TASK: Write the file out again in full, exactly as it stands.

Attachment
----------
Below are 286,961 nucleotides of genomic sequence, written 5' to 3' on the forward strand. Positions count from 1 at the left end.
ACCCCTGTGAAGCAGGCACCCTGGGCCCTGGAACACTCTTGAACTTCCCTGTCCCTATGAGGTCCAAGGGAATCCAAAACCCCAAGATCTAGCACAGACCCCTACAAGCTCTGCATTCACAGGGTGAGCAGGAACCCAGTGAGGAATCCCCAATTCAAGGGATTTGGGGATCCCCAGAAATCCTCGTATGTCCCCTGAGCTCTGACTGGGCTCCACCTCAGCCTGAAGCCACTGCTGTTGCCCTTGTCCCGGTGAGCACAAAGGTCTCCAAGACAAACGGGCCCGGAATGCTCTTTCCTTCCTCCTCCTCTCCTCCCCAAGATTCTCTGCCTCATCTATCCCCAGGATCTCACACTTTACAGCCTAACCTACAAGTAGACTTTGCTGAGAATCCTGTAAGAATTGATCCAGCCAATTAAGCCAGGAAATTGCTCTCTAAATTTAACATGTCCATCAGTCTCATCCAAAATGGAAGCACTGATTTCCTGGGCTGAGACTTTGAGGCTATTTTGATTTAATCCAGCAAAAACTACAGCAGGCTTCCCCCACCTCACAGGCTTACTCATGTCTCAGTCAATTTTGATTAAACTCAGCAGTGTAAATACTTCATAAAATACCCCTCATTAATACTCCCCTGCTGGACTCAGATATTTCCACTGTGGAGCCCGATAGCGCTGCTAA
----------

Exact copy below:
Below are 286,961 nucleotides of genomic sequence, written 5' to 3' on the forward strand. Positions count from 1 at the left end.
ACCCCTGTGAAGCAGGCACCCTGGGCCCTGGAACACTCTTGAACTTCCCTGTCCCTATGAGGTCCAAGGGAATCCAAAACCCCAAGATCTAGCACAGACCCCTACAAGCTCTGCATTCACAGGGTGAGCAGGAACCCAGTGAGGAATCCCCAATTCAAGGGATTTGGGGATCCCCAGAAATCCTCGTATGTCCCCTGAGCTCTGACTGGGCTCCACCTCAGCCTGAAGCCACTGCTGTTGCCCTTGTCCCGGTGAGCACAAAGGTCTCCAAGACAAACGGGCCCGGAATGCTCTTTCCTTCCTCCTCCTCTCCTCCCCAAGATTCTCTGCCTCATCTATCCCCAGGATCTCACACTTTACAGCCTAACCTACAAGTAGACTTTGCTGAGAATCCTGTAAGAATTGATCCAGCCAATTAAGCCAGGAAATTGCTCTCTAAATTTAACATGTCCATCAGTCTCATCCAAAATGGAAGCACTGATTTCCTGGGCTGAGACTTTGAGGCTATTTTGATTTAATCCAGCAAAAACTACAGCAGGCTTCCCCCACCTCACAGGCTTACTCATGTCTCAGTCAATTTTGATTAAACTCAGCAGTGTAAATACTTCATAAAATACCCCTCATTAATACTCCCCTGCTGGACTCAGATATTTCCACTGTGGAGCCCGATAGCGCTGCTAA